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“to restore and maintain the Trinity River’s anadromous fishery resources”
– U.S. Department of Interior, Record of Decision, 2000

Lewiston Old Bridge in the 1940 flood. Peak flow calculated by USGS was 40,300 cfs. Photograph by Boni DeCamp, provided by Kenneth DeCamp. Learn about flows on the Trinity River and the reason for restoration flow releases!
Alcove at Lower Steiner Flat channel rehabilitation site. Alcoves provide good habitat for young salmon in shallow water and woody debris provides safe sites from predators. Learn more about Channel Rehabilitation features here!
The reason for restoring ecological function to the Trinity River below the dams is to restore and maintain natural fish populations. Learn about how TRRP assesses progress.
TRRP assesses foothill yellow-legged frogs (Rana boylii) to determine the effects of restoration releases on breeding distribution, timing, and survival of egg masses. While colder water temperatures benefit fish, they may also present problems for this species’ egg survival. Read more about riparian and wildlife studies here!
Restoration flows perform many ecological functions. Read more about restoration flow releases here, or view the release recommendation data since 2001 here.
Deep pools are used as holding areas for returning adult salmon and steelhead, allowing the migrants a place to rest and avoid predators and temperature extremes. Read more about salmonid runs here!
TRRP fishery management partners collect outmigrating juvenile salmon in traps to assess the number of natural and hatchery juveniles that contribute to Trinity River returns. Learn about juvenile salmonid outmigration to the ocean here!
Hoadley Gulch side channel: Channel rehabilitation in 2008, photographed in 2014. This was one of the first side channels to have active spawning observed just days after completion! Learn more about Channel Rehabilitation here.
Juvenile salmonids are counted during snorkel surveys that help to assess the success of the primary goal of the Program: To restore and maintain the natural fishery of the Trinity River, downstream of the Lewiston Dam. Click here to learn more about juvenile salmonid habitat studies.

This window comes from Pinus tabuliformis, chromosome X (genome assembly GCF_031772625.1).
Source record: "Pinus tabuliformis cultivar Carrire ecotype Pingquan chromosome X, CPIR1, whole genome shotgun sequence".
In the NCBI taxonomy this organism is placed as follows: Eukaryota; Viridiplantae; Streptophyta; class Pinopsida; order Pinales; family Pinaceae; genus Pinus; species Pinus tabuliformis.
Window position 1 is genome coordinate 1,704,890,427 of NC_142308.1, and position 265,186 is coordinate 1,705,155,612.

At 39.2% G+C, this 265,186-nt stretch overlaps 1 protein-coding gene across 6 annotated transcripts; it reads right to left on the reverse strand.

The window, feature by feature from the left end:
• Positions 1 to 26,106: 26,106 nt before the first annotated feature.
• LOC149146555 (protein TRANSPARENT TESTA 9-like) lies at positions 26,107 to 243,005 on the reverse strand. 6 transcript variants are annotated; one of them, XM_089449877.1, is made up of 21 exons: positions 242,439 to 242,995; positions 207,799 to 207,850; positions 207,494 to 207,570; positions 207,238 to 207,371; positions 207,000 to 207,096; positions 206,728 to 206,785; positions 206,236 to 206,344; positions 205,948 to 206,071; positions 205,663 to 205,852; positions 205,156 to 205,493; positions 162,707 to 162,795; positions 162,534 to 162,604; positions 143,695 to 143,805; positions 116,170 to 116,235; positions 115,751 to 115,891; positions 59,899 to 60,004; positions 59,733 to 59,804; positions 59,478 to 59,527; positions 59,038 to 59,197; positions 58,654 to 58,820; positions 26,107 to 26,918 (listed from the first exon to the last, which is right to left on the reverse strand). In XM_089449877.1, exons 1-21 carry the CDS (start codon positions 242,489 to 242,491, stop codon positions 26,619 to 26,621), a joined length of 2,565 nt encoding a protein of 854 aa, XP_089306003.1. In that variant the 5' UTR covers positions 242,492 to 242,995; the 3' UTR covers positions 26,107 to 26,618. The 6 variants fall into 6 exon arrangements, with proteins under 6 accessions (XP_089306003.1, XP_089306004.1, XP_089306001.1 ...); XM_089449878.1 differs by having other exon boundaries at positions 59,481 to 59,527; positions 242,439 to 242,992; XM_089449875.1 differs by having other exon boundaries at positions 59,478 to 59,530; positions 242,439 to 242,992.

The Trinity River today has a long historical legacy. This image blends a 1950 photo of gold dredging near Lewiston with the same area as it is today. Click here to learn more of the background to current river restoration.
Adult steelhead migrate from a marine environment into the freshwater streams and rivers of their birth in order to mate (called anadromy). Unlike other Pacific salmonids, they can spawn more than one time.Learn more about spawning studies here!
Both Girl Scouts and Boy Scouts assisted revegetation by planting acorns at the Lorenz Gulch channel rehabilitation site. The flags mark the areas where acorns are planted, so that the survival of seedlings can be documented later. Learn more about TRRP revegetation here!
Chinook salmon are easily the largest of any salmon, with adults often exceeding 40 pounds (18 kg); individuals over 120 pounds (55 kg) have been reported. The Program collects data from spawning surveys to aid in the adaptive management process.

Latest Information

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General

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Flows

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For a recording of current conditions call: (530) 246-7594

Trinity River Current Flows

Hover with mouse for details - Click with mouse goes to the USGS NWIS page.

cubic feet per second (cfs)

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The table above contains provisional data provided by the USGS via the waterservices site. All data are provisional and may be recalculated before final approval. This table may take several seconds to load.


* = value 2+ hours old
** = 4 or more hours

Problems with this table may be reported to the TRRP Data Steward.